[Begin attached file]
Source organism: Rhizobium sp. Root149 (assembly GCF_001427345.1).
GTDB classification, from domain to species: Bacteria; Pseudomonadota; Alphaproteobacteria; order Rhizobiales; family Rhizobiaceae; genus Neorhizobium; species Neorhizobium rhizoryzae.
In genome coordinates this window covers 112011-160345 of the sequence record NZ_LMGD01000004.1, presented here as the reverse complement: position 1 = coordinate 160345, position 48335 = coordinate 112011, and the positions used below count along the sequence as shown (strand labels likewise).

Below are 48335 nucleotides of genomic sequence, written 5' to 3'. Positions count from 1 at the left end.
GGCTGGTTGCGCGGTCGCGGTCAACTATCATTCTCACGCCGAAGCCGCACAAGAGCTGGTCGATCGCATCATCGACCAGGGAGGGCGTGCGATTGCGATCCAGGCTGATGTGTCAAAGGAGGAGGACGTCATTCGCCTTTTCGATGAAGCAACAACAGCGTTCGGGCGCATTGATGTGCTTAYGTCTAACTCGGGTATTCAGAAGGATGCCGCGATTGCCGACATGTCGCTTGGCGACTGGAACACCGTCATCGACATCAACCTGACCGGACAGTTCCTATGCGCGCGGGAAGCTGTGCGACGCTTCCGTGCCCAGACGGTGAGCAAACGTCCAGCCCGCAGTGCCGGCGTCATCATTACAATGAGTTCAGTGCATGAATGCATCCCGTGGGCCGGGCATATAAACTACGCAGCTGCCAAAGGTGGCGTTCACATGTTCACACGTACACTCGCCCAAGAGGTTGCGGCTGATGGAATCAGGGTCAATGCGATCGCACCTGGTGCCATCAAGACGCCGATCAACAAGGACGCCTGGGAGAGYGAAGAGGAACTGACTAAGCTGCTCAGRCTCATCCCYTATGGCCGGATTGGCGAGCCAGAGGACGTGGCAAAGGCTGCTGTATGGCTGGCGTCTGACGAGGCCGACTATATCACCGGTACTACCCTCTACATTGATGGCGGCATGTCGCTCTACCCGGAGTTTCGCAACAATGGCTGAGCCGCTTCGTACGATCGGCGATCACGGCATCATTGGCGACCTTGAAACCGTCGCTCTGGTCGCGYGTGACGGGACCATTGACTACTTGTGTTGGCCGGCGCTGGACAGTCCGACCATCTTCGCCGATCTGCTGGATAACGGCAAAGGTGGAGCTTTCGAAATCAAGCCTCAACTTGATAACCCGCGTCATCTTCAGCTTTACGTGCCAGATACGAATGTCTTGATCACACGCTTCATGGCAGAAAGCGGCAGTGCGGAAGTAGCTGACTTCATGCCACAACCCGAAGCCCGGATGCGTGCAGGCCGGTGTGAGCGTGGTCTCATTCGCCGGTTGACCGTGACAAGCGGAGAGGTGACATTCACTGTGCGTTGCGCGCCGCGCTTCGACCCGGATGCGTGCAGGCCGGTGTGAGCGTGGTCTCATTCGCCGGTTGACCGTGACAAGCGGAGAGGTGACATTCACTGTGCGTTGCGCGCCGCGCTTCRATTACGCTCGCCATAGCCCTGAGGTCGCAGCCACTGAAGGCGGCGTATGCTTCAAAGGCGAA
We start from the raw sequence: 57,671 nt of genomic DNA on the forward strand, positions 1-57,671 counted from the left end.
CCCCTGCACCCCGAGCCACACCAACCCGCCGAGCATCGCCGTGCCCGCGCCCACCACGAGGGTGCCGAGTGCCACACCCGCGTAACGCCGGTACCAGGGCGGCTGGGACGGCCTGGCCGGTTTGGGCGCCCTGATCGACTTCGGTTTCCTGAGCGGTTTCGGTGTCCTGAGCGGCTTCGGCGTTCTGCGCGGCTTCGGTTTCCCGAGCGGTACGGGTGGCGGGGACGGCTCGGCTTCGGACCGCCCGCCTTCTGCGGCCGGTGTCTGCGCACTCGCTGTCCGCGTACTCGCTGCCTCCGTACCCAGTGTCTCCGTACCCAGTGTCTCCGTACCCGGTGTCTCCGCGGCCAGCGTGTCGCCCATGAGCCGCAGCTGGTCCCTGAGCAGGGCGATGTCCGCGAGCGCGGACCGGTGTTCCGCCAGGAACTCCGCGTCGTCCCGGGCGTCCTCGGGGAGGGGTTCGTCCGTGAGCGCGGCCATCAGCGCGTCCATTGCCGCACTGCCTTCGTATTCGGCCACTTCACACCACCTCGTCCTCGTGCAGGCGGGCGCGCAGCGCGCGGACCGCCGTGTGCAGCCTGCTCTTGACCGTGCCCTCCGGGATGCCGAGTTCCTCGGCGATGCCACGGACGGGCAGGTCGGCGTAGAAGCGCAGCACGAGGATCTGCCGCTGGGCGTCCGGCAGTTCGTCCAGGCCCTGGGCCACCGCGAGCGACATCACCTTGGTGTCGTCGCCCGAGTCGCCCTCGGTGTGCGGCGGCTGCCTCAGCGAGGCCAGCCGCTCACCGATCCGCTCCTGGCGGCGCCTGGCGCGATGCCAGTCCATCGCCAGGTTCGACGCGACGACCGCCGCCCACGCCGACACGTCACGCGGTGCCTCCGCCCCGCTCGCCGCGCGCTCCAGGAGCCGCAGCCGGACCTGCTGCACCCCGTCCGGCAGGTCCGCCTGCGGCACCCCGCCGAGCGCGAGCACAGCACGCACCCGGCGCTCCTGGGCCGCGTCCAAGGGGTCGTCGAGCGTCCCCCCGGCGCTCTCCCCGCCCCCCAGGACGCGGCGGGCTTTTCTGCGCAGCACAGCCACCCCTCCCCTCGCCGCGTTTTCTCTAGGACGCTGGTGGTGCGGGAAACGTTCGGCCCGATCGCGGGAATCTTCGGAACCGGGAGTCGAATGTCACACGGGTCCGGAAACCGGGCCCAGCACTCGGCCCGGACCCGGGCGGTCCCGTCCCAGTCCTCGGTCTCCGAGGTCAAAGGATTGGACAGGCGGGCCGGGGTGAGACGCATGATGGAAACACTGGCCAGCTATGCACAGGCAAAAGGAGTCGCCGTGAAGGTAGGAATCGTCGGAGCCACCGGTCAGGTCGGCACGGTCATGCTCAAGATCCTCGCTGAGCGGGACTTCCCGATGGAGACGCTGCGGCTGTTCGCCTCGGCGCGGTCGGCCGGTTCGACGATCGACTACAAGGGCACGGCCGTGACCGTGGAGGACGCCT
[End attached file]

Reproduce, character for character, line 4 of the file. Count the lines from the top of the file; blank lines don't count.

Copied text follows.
Below are 48335 nucleotides of genomic sequence, written 5' to 3'. Positions count from 1 at the left end.